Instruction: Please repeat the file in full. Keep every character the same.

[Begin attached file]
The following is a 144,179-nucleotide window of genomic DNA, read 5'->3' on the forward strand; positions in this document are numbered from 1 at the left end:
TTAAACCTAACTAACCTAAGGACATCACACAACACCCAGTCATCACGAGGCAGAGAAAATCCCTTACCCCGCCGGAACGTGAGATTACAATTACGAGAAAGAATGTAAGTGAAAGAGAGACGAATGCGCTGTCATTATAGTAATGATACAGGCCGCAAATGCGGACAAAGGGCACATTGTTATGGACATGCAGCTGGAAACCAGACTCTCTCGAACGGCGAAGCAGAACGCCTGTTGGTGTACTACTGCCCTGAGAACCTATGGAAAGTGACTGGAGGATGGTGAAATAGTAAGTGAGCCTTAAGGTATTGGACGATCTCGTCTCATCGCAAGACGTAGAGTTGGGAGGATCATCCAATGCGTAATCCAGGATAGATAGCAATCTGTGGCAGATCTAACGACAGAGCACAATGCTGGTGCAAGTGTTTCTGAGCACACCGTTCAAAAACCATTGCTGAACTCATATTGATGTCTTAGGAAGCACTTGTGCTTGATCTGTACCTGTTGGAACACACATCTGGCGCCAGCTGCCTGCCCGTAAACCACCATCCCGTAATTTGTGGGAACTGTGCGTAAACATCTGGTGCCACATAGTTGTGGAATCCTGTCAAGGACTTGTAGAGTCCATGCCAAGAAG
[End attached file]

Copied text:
The following is a 144,179-nucleotide window of genomic DNA, read 5'->3' on the forward strand; positions in this document are numbered from 1 at the left end:
TTAAACCTAACTAACCTAAGGACATCACACAACACCCAGTCATCACGAGGCAGAGAAAATCCCTTACCCCGCCGGAACGTGAGATTACAATTACGAGAAAGAATGTAAGTGAAAGAGAGACGAATGCGCTGTCATTATAGTAATGATACAGGCCGCAAATGCGGACAAAGGGCACATTGTTATGGACATGCAGCTGGAAACCAGACTCTCTCGAACGGCGAAGCAGAACGCCTGTTGGTGTACTACTGCCCTGAGAACCTATGGAAAGTGACTGGAGGATGGTGAAATAGTAAGTGAGCCTTAAGGTATTGGACGATCTCGTCTCATCGCAAGACGTAGAGTTGGGAGGATCATCCAATGCGTAATCCAGGATAGATAGCAATCTGTGGCAGATCTAACGACAGAGCACAATGCTGGTGCAAGTGTTTCTGAGCACACCGTTCAAAAACCATTGCTGAACTCATATTGATGTCTTAGGAAGCACTTGTGCTTGATCTGTACCTGTTGGAACACACATCTGGCGCCAGCTGCCTGCCCGTAAACCACCATCCCGTAATTTGTGGGAACTGTGCGTAAACATCTGGTGCCACATAGTTGTGGAATCCTGTCAAGGACTTGTAGAGTCCATGCCAAGAAG